Farmscape for July 3, 2018
Saskatchewan's Environment Minister says more than any other province in Canada a federally mandated carbon tax will harm Saskatchewan's economy.
A University of Regina Institute for Energy, Environment and Sustainable Communities analysis has determined a federally imposed carbon tax would dramatically reduce Saskatchewan's gross domestic product while having a minimal impact on greenhouse gas emissions.
Saskatchewan Environment Minister Dustin Duncan says the study confirms a carbon tax will only harm Saskatchewan's economy
Clip-Dustin Duncan-Environment Minister Saskatchewan:
Saskatchewan's economy is unique in that it is the number one economy in Canada when it comes to GDP that is based on exports.
47 percent of Saskatchewan's GDP is based in export and trade.
What the model shows is that a carbon tax of up to 50 dollars per tonne will see a reduction in the provincial GDP by 2.43 percent or by about 1.8 billion dollars annually.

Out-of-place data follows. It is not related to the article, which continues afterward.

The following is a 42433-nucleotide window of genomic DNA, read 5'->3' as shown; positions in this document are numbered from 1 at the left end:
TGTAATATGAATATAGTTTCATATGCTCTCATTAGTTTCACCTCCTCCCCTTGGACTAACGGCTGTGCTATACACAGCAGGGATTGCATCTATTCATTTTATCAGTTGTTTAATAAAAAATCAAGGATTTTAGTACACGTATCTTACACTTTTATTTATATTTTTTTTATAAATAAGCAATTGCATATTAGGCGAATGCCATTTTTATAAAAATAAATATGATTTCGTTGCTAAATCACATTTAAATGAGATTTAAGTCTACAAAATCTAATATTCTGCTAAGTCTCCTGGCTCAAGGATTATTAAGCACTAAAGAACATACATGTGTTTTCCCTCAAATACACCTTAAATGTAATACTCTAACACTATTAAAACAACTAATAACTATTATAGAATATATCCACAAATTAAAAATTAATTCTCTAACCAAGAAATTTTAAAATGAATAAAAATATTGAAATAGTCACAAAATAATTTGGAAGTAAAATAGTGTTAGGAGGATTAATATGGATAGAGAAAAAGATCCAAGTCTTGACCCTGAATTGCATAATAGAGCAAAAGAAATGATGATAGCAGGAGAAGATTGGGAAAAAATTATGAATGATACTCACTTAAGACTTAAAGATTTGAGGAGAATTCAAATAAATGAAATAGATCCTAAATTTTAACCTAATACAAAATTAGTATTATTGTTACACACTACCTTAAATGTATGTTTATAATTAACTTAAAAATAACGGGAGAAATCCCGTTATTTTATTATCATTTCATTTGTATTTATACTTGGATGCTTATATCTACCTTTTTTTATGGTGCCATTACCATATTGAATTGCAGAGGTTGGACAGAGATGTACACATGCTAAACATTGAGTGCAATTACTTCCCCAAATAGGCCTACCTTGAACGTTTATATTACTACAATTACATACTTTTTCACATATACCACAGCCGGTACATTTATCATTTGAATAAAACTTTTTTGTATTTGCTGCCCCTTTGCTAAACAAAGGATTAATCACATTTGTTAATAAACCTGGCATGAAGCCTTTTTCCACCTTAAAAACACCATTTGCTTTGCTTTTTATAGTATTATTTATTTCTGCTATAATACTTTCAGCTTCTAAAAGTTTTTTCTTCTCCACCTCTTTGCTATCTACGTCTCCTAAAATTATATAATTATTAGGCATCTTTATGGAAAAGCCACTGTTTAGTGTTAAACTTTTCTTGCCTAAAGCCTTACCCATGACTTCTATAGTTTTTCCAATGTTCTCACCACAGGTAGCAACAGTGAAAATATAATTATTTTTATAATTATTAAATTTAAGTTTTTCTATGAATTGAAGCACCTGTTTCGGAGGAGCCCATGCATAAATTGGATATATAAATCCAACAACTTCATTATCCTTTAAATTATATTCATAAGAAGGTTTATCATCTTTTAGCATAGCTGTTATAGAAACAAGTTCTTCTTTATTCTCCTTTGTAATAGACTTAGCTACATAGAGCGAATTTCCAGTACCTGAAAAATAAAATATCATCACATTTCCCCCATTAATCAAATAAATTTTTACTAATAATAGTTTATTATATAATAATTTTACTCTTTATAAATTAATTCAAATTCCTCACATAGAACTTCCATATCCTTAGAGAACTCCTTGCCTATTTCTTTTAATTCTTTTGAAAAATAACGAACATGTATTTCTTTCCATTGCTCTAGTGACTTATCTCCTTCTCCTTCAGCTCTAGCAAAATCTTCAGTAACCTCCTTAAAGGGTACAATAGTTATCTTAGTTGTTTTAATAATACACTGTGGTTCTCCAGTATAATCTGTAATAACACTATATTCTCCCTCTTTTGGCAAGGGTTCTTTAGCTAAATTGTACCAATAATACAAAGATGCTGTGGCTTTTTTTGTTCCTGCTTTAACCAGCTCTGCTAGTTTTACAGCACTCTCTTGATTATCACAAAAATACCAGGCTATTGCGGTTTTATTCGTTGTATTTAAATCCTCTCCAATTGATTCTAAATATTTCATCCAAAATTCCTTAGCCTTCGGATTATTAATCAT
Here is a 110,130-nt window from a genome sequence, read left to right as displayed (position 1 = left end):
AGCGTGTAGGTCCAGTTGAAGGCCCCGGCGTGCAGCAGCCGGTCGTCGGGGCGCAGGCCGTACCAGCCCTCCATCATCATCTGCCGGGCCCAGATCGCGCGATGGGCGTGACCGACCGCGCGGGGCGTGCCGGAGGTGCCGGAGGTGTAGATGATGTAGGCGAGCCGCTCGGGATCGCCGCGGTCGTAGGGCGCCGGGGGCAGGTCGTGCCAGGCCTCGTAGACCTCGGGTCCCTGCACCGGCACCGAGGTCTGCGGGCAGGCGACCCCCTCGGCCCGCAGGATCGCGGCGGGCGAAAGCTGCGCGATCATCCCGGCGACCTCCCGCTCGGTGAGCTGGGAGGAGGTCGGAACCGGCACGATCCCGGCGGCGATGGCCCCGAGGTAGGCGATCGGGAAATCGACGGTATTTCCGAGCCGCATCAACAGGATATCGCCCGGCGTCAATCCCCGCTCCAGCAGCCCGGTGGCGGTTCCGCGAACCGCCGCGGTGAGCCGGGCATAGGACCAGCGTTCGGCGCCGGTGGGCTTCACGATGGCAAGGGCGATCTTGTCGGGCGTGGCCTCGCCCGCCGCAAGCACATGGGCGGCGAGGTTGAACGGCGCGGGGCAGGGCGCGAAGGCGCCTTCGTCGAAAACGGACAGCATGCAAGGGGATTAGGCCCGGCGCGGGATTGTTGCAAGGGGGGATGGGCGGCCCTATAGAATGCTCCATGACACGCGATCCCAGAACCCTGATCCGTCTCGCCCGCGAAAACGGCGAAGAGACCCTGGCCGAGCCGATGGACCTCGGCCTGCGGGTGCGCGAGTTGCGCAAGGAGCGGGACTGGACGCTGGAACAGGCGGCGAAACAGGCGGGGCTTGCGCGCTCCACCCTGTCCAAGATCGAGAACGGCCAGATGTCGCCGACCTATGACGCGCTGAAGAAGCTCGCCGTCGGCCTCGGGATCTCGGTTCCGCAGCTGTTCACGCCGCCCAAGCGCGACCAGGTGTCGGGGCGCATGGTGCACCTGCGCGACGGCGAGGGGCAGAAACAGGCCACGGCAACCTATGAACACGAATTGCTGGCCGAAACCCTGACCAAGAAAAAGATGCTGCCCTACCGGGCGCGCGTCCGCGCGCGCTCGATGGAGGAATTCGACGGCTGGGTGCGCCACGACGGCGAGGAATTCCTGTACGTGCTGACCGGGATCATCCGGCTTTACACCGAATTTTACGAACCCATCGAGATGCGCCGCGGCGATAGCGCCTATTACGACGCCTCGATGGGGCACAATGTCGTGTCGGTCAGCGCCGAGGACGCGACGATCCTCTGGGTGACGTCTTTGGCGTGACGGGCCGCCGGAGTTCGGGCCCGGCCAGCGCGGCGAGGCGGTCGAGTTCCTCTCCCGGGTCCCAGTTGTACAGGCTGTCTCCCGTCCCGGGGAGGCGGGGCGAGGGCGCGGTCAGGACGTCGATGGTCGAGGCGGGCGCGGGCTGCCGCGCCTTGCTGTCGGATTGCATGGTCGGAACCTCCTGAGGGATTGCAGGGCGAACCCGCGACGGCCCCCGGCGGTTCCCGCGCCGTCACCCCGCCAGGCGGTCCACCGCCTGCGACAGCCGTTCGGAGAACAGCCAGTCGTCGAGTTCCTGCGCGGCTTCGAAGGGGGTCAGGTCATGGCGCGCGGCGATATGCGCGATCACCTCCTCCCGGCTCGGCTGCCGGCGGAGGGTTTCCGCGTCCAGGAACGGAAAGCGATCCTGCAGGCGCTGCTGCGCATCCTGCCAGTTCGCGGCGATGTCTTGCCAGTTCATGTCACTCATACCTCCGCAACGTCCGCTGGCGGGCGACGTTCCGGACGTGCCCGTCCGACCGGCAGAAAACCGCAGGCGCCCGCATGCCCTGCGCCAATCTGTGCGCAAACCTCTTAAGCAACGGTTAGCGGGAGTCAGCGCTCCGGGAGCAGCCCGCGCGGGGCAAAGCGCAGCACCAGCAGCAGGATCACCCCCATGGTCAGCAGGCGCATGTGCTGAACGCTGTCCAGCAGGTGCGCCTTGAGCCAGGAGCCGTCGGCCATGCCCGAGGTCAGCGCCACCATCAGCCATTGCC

Cumulative to the end of 2030, when the 50 dollar per tonne is to be in place, that could have a negative impact on our GDP of approximately 16 billion dollars and at the same time would only see about a 1.25 percent reduction in Saskatchewan's emissions.
What I think the research backs up is that a carbon tax will not do anything substantial when it comes to emissions reductions but it will harm our economy because Saskatchewan's economy, more than any province in Canada, we are trade exposed, we are energy intensive.
For the most part major pillars of our economy such as oil and agriculture, we're price takers, not price makers and so what I think the study does show is that our numbers for Saskatchewan specific tell a very different story than what the federal government has been telling using national numbers in any of the modeling that they've released to this point.
Duncan says either the federal government does not know what impact a carbon tax will have on Saskatchewan's economy or doesn't care.
For Farmscape.Ca, I'm Bruce Cochrane.
*Farmscape is a presentation of Sask Pork and Manitoba Pork